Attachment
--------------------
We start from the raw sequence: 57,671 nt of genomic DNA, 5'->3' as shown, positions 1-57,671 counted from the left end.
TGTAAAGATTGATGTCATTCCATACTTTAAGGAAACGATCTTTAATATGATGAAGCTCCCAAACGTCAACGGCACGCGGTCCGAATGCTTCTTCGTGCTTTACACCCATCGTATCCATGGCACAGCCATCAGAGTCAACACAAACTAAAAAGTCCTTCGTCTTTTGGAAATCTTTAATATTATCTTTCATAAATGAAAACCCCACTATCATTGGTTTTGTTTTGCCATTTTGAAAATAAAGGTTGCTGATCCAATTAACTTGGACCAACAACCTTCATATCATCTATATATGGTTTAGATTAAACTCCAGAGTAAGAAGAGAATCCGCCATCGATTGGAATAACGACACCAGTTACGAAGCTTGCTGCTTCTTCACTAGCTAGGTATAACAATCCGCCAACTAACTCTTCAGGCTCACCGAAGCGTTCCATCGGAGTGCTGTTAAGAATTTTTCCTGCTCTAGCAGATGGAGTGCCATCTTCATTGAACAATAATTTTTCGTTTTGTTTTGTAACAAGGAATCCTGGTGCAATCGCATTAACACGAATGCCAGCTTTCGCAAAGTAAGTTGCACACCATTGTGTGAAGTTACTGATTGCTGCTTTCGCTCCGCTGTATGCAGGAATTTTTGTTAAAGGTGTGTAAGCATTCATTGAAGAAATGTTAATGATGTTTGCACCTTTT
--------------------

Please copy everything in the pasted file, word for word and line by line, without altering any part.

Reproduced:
We start from the raw sequence: 57,671 nt of genomic DNA, 5'->3' as shown, positions 1-57,671 counted from the left end.
TGTAAAGATTGATGTCATTCCATACTTTAAGGAAACGATCTTTAATATGATGAAGCTCCCAAACGTCAACGGCACGCGGTCCGAATGCTTCTTCGTGCTTTACACCCATCGTATCCATGGCACAGCCATCAGAGTCAACACAAACTAAAAAGTCCTTCGTCTTTTGGAAATCTTTAATATTATCTTTCATAAATGAAAACCCCACTATCATTGGTTTTGTTTTGCCATTTTGAAAATAAAGGTTGCTGATCCAATTAACTTGGACCAACAACCTTCATATCATCTATATATGGTTTAGATTAAACTCCAGAGTAAGAAGAGAATCCGCCATCGATTGGAATAACGACACCAGTTACGAAGCTTGCTGCTTCTTCACTAGCTAGGTATAACAATCCGCCAACTAACTCTTCAGGCTCACCGAAGCGTTCCATCGGAGTGCTGTTAAGAATTTTTCCTGCTCTAGCAGATGGAGTGCCATCTTCATTGAACAATAATTTTTCGTTTTGTTTTGTAACAAGGAATCCTGGTGCAATCGCATTAACACGAATGCCAGCTTTCGCAAAGTAAGTTGCACACCATTGTGTGAAGTTACTGATTGCTGCTTTCGCTCCGCTGTATGCAGGAATTTTTGTTAAAGGTGTGTAAGCATTCATTGAAGAAATGTTAATGATGTTTGCACCTTTT